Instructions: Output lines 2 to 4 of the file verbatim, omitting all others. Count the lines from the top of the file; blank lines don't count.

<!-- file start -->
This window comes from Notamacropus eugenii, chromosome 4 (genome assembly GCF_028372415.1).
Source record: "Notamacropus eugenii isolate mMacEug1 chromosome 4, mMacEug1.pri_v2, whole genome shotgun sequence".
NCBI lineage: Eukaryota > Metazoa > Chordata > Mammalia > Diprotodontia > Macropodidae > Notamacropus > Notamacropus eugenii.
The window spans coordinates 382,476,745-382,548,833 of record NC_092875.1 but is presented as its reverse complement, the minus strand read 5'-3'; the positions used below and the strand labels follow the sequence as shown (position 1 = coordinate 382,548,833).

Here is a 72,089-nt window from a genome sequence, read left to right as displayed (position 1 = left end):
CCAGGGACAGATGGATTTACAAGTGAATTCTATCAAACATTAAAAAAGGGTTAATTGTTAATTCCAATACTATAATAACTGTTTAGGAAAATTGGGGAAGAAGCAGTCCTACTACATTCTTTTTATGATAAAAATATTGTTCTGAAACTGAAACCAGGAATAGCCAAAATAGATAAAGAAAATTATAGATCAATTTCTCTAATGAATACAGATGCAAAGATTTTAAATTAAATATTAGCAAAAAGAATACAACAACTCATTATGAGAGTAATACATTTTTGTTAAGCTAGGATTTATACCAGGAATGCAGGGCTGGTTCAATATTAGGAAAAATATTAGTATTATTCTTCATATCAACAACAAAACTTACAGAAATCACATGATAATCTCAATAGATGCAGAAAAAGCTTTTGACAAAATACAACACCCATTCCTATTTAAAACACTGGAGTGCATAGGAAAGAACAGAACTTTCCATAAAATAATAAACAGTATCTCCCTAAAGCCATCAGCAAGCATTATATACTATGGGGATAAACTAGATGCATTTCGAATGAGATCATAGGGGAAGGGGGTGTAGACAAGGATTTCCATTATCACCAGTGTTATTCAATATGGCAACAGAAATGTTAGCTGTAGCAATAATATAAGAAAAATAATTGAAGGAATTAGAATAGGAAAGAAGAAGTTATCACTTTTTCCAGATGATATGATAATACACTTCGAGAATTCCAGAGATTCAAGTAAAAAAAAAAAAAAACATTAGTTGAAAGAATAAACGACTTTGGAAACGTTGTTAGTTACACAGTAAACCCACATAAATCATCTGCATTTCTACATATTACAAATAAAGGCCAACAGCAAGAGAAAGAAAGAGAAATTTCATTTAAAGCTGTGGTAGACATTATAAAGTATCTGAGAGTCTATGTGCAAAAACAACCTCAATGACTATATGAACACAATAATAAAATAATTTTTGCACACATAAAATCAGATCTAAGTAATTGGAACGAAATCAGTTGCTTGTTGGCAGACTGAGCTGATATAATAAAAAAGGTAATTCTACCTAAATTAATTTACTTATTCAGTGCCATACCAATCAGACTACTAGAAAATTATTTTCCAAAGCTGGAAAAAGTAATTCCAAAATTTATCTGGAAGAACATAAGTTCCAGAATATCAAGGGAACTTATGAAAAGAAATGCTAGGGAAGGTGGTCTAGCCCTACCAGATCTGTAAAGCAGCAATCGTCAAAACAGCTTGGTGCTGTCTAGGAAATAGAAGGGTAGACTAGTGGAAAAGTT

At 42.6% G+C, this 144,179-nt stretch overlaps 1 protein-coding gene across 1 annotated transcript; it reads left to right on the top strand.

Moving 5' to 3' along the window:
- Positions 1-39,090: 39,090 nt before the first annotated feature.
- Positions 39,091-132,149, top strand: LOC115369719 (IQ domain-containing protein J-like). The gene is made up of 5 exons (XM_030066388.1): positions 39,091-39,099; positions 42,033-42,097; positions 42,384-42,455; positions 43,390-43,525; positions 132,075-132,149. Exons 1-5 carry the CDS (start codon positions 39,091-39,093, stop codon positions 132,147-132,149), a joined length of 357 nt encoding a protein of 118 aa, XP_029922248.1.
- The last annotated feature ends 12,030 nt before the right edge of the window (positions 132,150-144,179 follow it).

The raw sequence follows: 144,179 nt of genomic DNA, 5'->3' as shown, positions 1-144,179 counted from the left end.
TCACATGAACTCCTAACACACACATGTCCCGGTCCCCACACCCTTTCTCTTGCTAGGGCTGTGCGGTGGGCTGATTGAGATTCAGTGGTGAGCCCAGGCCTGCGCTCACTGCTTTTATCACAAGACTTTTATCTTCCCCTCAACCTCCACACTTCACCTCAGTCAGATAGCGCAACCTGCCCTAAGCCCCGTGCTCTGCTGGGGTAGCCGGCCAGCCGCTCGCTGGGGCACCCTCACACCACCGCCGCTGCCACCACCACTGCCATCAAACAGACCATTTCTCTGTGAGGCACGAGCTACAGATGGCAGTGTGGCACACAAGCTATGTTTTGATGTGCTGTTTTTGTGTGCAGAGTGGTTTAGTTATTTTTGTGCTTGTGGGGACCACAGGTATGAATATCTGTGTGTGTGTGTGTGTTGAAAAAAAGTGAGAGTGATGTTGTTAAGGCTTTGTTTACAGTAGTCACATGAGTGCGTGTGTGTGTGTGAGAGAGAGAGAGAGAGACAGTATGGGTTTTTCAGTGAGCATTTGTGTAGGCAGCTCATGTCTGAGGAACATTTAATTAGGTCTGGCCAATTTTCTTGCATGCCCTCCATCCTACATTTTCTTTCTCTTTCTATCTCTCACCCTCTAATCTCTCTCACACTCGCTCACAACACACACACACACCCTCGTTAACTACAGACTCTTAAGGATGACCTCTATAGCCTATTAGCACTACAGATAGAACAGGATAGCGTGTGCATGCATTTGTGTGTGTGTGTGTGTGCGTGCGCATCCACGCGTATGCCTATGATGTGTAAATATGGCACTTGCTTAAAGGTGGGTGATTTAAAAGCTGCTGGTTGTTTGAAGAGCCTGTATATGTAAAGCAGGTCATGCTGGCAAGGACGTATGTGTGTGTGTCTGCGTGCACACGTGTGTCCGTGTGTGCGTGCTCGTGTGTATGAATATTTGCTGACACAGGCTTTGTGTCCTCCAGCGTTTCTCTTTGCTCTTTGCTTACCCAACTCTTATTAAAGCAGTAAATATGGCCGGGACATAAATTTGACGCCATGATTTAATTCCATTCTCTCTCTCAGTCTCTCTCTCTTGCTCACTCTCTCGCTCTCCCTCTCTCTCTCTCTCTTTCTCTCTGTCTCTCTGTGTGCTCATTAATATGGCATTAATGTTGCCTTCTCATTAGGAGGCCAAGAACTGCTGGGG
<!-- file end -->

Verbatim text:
Source record: "Notamacropus eugenii isolate mMacEug1 chromosome 4, mMacEug1.pri_v2, whole genome shotgun sequence".
NCBI lineage: Eukaryota > Metazoa > Chordata > Mammalia > Diprotodontia > Macropodidae > Notamacropus > Notamacropus eugenii.
The window spans coordinates 382,476,745-382,548,833 of record NC_092875.1 but is presented as its reverse complement, the minus strand read 5'-3'; the positions used below and the strand labels follow the sequence as shown (position 1 = coordinate 382,548,833).